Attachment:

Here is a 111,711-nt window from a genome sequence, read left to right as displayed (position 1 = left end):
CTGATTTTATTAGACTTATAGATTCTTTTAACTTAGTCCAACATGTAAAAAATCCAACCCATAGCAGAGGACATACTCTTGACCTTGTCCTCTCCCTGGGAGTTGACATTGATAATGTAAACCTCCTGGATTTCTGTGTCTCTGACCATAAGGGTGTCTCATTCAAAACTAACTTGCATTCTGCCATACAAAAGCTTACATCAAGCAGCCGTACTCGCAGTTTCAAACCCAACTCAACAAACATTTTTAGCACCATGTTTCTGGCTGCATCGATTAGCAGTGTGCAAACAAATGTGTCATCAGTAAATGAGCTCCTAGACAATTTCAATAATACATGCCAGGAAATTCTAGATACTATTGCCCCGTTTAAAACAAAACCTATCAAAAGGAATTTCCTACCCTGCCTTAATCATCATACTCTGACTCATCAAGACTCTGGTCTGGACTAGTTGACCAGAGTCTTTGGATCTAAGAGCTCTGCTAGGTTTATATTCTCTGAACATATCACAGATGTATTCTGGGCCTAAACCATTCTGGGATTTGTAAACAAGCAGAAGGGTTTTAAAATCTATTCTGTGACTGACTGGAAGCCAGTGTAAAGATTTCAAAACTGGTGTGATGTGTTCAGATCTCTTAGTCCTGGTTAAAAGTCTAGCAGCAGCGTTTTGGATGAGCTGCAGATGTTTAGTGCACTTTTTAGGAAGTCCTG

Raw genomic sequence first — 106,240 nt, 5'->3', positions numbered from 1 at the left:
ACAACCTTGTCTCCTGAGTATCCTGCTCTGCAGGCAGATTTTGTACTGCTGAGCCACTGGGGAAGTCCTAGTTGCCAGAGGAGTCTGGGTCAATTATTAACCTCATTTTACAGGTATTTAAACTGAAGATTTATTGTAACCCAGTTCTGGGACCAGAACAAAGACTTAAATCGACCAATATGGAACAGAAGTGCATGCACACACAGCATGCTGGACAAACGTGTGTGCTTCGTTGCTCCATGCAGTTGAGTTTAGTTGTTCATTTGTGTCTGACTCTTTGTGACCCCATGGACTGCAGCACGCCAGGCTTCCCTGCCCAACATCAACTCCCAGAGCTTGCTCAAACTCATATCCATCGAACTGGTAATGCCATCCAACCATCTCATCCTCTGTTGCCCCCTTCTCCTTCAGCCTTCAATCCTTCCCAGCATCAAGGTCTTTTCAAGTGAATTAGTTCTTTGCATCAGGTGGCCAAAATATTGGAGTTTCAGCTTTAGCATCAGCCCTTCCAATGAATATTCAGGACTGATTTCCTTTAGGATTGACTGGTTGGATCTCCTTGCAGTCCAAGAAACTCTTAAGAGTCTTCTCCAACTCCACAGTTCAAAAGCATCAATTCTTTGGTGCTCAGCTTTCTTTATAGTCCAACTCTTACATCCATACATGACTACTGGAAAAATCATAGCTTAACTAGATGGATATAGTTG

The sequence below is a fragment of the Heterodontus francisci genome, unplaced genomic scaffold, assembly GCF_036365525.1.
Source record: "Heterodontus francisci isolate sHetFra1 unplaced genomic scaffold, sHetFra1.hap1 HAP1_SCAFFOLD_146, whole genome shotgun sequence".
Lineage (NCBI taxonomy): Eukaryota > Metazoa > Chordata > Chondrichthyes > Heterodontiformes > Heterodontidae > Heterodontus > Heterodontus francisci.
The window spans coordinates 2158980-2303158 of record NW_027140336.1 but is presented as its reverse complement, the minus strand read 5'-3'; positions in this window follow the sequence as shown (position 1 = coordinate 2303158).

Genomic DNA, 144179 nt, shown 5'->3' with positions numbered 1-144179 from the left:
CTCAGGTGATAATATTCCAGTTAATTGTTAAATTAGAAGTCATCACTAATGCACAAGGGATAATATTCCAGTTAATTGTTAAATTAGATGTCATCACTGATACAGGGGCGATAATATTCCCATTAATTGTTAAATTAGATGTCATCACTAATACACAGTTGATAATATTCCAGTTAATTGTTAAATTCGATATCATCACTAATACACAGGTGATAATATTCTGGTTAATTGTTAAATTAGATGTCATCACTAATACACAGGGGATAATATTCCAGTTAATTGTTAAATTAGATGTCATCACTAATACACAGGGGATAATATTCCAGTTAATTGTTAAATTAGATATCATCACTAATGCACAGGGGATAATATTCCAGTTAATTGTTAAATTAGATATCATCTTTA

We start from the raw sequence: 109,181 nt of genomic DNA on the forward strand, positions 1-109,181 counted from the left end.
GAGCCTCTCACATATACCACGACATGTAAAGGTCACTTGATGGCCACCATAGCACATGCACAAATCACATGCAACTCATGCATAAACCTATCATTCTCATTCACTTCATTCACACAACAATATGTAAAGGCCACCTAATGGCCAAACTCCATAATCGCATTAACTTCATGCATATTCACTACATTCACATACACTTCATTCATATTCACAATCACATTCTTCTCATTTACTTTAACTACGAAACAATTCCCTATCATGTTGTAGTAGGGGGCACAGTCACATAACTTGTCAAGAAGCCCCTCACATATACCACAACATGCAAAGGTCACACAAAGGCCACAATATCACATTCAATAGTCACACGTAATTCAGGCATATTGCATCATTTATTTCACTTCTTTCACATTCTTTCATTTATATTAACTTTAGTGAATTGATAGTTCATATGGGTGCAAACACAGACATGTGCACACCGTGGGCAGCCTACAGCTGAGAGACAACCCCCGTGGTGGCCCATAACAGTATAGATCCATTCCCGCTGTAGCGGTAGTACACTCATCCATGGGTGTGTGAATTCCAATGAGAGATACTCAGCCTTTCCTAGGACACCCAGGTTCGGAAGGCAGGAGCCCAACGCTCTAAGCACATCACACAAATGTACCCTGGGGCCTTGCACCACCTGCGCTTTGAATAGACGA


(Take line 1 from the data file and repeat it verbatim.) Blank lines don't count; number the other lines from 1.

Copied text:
Here is a 111,711-nt window from a genome sequence, read left to right as displayed (position 1 = left end):